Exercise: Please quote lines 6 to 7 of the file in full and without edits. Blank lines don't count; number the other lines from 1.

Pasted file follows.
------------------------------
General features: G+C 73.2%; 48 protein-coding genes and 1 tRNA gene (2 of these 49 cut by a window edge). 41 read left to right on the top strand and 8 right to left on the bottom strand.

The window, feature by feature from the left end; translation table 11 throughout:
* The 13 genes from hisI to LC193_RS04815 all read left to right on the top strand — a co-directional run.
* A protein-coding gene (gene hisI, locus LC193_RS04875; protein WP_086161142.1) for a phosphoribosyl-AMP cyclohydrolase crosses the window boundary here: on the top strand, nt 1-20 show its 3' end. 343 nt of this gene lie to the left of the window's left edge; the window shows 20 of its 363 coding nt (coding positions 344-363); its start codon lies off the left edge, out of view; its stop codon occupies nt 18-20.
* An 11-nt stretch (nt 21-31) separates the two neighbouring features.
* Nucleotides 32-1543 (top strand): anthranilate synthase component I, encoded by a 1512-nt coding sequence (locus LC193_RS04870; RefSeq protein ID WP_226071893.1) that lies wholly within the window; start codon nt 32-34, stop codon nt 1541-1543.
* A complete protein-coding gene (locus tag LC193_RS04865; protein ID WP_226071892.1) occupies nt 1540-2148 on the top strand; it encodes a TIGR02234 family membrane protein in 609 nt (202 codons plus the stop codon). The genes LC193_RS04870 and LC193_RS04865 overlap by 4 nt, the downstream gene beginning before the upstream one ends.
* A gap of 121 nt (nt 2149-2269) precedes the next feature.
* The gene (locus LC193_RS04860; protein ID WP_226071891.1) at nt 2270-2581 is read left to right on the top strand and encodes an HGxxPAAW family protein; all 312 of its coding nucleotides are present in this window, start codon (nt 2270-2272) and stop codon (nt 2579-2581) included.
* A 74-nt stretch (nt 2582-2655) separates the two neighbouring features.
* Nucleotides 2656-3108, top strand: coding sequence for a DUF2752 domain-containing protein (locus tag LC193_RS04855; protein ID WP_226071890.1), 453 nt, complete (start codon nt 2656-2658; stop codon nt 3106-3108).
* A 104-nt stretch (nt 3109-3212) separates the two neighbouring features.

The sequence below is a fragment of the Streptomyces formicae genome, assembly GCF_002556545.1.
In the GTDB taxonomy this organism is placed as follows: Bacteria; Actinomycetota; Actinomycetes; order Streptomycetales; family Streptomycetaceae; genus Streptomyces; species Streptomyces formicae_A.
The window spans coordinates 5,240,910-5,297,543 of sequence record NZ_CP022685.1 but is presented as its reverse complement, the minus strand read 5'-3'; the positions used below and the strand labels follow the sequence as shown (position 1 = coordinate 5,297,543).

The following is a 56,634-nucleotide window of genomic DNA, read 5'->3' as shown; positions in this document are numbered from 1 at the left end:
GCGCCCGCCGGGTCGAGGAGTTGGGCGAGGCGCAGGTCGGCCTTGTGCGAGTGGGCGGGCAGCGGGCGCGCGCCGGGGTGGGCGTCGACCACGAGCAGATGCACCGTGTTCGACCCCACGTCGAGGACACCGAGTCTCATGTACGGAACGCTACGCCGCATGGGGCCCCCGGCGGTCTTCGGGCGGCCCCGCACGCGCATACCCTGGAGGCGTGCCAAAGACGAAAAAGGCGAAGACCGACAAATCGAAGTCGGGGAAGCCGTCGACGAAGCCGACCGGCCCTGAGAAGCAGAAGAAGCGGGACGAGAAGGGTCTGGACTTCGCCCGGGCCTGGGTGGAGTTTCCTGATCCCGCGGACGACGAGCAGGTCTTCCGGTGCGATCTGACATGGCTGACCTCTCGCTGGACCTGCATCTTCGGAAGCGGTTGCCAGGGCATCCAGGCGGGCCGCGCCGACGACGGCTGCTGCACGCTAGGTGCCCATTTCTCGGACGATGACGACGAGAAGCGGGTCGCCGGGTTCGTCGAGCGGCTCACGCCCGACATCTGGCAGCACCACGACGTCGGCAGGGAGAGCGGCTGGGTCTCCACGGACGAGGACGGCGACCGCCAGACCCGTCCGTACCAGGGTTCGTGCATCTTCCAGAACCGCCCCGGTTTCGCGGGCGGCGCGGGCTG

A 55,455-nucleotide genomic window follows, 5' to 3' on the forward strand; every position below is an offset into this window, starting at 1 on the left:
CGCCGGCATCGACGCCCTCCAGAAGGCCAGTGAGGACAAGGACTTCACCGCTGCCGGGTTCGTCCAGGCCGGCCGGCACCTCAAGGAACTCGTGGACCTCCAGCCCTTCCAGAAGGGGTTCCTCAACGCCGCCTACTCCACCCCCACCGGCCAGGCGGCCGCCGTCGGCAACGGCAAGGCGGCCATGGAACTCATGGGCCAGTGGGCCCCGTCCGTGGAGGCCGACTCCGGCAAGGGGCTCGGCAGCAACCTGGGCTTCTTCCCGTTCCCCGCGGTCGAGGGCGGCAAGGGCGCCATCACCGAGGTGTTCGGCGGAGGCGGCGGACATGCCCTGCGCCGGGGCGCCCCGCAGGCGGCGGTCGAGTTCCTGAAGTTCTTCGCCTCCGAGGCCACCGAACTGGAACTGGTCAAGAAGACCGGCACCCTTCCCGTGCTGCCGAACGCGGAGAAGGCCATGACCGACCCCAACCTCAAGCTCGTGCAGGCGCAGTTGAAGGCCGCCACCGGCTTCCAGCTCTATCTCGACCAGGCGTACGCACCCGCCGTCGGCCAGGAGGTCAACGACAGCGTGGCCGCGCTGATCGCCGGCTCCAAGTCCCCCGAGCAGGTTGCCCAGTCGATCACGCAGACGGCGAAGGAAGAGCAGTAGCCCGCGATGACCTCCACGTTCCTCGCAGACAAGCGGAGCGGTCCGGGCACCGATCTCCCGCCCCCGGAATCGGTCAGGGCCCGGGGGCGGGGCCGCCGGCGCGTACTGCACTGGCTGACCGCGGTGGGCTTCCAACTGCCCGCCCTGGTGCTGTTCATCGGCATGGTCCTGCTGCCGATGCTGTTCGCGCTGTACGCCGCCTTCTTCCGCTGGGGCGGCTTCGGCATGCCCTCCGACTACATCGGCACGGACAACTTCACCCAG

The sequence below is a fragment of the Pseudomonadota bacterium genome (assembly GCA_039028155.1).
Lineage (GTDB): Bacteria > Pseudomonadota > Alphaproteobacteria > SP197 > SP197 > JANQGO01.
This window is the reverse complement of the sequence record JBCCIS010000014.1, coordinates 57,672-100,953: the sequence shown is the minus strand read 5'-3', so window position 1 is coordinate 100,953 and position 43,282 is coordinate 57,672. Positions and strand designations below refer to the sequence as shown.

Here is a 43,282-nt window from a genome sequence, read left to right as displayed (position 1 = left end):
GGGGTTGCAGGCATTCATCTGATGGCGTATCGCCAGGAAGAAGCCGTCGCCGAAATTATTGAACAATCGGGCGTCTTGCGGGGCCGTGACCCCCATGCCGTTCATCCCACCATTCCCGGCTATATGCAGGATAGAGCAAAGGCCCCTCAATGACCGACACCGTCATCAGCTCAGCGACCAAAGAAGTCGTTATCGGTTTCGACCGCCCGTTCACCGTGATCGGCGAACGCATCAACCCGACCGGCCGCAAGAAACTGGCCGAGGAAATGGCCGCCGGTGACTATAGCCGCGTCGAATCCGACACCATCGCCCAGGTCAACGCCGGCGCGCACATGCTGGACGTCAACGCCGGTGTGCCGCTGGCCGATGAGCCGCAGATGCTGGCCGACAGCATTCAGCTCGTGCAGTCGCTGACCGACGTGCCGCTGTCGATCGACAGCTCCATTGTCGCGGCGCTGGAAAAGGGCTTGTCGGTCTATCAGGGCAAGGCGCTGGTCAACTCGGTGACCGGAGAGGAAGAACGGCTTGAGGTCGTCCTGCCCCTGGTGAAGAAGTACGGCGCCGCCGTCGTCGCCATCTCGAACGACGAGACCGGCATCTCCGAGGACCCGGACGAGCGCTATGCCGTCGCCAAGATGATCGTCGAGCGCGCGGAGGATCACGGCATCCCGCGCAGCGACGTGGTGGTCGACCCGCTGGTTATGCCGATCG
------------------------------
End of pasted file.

* Nucleotides 32-1543 (top strand): anthranilate synthase component I, encoded by a 1512-nt coding sequence (locus LC193_RS04870; RefSeq protein ID WP_226071893.1) that lies wholly within the window; start codon nt 32-34, stop codon nt 1541-1543.
* A complete protein-coding gene (locus tag LC193_RS04865; protein ID WP_226071892.1) occupies nt 1540-2148 on the top strand; it encodes a TIGR02234 family membrane protein in 609 nt (202 codons plus the stop codon). The genes LC193_RS04870 and LC193_RS04865 overlap by 4 nt, the downstream gene beginning before the upstream one ends.